The Growth Cycle

In the anagen phase of hair growth, the cells in the root of the hair divide rapidly. A new hair forms and pushes the previous hair up and out of the follicle. This is where the hair grows to its genetically determined length. The catagen phase is also known as the transitional stage. In this stage, the hair growth stops and the outer root shrinks, attaching to the root of the new hair. In the telogen phase, there is a period of rest. During this stage, the hair follicle is at rest and the hair’s formation is complete. Another hair cycle stage that has come into use in research is “kenogen.” This term applies to hairs that pass the telogen stage, lose their hair fiber, and remain empty for some time before a new anagen phase begins.

The length of each phase determines the length of the hair and its replacement rate during shedding. The duration of the cycle overall depends on the dog’s genetic background, age, body region, hormonal influence, nutrition, and a lot of environmental factors. These include day length, grooming, ambient temperature, and friction. According to a study, in humans, 80% of our scalp hairs are in their anagen phase – in Poodles, up to 98% of their follicles are in anagen. This means that Poodles grow new hairs at a greater rate than people do!

Breeds that Have Hair Not Fur

Many people who want a lower-shedding breed will look to single-coated breeds. This is one of the main advantages of having a single coat – your dog does not need to blow their coat twice a year, instead of shedding smaller amounts year-round. As well as this, single-coated dogs are often easier to groom and easier to trim with dog clippers. However, these coats are not without their disadvantages. Single-coated dog breeds may struggle to keep warm in a colder climate. As well as this, long-haired single-coated dogs are prone to matting when dead hairs get caught in the coat. Some examples of single-coated dog breeds include the Jack Russell Terrier, Boston Terrier, Greyhound, Poodle, Soft-Coated Wheaten Terrier, Dachshund, Chihuahua, and the Maltese.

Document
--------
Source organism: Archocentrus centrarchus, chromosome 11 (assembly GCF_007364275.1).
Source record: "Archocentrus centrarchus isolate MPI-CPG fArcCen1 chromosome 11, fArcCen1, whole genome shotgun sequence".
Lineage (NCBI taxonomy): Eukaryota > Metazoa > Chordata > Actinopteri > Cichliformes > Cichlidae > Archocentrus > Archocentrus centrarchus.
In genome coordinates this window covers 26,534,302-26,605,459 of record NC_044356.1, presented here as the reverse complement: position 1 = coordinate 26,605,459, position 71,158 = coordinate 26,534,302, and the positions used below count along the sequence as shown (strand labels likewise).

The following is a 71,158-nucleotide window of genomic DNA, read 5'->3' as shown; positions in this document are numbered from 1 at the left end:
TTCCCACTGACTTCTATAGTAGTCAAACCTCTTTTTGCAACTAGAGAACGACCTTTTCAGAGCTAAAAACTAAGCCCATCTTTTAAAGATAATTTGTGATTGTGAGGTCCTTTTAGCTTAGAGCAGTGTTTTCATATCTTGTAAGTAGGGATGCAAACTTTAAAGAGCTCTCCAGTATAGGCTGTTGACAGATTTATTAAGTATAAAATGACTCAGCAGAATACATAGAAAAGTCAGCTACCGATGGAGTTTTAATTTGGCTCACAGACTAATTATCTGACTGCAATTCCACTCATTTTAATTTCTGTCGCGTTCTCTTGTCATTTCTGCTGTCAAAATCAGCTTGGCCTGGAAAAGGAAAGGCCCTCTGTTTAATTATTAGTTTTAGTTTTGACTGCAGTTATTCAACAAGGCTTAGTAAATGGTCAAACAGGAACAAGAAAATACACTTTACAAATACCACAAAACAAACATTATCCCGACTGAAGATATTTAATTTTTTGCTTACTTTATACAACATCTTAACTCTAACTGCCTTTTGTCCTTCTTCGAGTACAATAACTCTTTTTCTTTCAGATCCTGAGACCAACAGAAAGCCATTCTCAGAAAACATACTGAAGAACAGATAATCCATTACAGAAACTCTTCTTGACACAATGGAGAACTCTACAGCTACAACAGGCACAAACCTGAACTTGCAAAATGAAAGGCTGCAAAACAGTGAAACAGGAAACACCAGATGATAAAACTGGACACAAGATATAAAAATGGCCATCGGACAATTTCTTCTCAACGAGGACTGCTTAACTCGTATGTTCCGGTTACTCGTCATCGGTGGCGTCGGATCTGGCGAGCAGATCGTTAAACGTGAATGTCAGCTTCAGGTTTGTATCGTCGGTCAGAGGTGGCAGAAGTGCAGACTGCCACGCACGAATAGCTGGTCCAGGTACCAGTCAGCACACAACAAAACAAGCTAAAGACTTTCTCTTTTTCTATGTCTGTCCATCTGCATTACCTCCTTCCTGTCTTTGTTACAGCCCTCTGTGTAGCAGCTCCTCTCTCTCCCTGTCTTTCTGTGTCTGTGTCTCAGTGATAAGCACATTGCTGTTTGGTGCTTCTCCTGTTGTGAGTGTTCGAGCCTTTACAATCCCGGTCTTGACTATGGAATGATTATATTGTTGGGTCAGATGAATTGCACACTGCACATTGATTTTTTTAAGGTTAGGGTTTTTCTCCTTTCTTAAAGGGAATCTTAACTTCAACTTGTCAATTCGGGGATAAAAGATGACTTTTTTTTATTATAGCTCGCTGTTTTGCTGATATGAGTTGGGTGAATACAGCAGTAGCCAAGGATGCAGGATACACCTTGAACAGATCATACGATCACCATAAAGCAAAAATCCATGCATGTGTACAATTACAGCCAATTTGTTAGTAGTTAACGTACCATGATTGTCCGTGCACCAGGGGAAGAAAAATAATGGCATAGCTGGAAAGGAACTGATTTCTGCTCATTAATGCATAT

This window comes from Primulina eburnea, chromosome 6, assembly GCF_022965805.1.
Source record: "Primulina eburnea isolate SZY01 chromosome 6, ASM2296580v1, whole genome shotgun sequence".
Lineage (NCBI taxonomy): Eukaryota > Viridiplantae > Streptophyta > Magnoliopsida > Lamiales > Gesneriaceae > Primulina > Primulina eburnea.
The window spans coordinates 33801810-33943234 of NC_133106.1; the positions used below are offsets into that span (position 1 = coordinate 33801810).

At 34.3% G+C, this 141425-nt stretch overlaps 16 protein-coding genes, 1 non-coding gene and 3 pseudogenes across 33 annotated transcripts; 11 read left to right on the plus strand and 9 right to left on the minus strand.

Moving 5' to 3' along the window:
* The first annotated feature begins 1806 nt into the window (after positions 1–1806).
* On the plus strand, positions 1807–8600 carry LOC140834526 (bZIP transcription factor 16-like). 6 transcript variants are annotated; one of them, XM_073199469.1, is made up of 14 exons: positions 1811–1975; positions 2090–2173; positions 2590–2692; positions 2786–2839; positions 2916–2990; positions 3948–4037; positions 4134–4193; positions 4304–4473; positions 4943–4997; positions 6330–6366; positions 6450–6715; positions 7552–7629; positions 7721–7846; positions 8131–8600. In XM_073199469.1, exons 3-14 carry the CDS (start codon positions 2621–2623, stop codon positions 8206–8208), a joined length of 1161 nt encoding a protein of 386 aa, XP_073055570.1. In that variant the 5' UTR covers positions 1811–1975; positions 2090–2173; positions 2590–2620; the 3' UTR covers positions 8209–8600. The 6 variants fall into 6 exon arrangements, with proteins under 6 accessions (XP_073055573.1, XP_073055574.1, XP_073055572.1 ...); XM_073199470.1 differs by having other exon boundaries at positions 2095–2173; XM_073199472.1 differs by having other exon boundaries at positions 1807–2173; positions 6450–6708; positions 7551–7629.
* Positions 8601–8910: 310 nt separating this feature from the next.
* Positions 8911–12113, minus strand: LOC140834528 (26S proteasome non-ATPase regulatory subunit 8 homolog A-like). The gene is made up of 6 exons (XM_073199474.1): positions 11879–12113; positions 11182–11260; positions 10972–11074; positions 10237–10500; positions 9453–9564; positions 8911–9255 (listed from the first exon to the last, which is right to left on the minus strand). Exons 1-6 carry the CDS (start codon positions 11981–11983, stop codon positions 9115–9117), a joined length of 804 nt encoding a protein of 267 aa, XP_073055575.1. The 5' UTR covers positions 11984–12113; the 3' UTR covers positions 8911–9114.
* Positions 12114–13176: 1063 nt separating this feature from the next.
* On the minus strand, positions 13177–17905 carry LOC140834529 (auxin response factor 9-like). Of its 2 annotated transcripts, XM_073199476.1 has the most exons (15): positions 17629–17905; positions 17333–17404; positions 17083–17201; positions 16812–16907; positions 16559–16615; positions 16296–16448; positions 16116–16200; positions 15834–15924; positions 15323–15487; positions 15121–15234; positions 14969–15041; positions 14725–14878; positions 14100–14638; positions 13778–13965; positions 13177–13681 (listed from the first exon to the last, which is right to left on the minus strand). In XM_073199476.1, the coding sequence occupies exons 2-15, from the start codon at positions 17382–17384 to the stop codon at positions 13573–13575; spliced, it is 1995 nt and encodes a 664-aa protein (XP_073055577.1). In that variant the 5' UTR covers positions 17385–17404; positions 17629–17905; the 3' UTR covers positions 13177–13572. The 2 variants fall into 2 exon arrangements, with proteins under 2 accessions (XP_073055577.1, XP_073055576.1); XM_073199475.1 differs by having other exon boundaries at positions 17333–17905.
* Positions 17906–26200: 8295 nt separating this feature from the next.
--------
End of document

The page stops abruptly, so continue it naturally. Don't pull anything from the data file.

In contrast to the hair coat, the fur coat is another name for a double coat. A dog with a double coat sheds their undercoat seasonally to regulate their body temperature. Unfortunately, many misinformed owners of double-coated breeds will shave their dog’s coat in the summer to stop the shedding. This is a mistake. With a shaven coat, these breeds will struggle to regulate their temperatures and face exposure to the UV rays from the sun. The coat will also fail to grow back the same as it was, often reappearing in patchy clumps with mismatched colors. Some examples of double-coated dog breeds include the Chow Chow, Pomeranian, Siberian Husky, Swedish Lapphund, Bearded Collie, Leonberger, and Tibetan Mastiff.

facts about dog hair follicles
In the anagen phase of dog hair growth, the cells in the root of the hair divide rapidly.

Dog Hair vs Dog Fur: FAQ

Have any more questions or concerns about dog hair vs dog fur? Feel free to check out our Frequently Asked Questions for more details. If in doubt, always talk to your dog groomer or your vet for advice!

Is there a difference between dog hair and dog fur?

There is no difference between dog hair and fur, and the terms can be used interchangeably. However, you might hear the two terms being used to distinguish between single-coat and double-coat breeds. In contrast to a single-coat breed, a double-coated breed’s coat consists of two layers. These are the dense, fluffy undercoat and the harsher, coarser topcoat. The two layers work together to repel moisture, manage your dog’s body temperature, and protect your pup’s skin from damaging UV rays. To manage their temperature, a double-coated dog breed will “blow” their coat seasonally.